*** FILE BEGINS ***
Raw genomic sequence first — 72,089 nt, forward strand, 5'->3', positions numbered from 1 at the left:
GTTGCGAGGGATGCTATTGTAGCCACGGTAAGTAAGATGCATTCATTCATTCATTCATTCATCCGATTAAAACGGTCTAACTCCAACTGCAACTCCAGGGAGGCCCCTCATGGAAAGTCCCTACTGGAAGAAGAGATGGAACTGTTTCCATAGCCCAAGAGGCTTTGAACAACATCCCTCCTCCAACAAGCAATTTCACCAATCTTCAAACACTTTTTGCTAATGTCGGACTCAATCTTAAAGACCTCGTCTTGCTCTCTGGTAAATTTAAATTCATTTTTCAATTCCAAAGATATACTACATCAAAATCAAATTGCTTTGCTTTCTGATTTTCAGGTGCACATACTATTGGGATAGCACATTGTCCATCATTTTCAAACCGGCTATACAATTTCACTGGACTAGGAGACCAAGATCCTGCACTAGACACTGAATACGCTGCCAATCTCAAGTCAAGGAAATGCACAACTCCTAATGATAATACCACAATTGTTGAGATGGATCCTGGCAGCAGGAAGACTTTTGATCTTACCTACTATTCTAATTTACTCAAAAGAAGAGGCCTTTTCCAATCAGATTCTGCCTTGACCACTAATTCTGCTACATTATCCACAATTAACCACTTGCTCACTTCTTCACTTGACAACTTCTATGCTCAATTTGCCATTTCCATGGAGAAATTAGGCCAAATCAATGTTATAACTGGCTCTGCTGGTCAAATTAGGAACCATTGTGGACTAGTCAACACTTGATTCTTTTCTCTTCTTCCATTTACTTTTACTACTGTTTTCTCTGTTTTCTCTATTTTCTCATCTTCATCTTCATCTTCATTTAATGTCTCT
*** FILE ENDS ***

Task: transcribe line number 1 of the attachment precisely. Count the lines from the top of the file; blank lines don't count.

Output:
Raw genomic sequence first — 72,089 nt, forward strand, 5'->3', positions numbered from 1 at the left: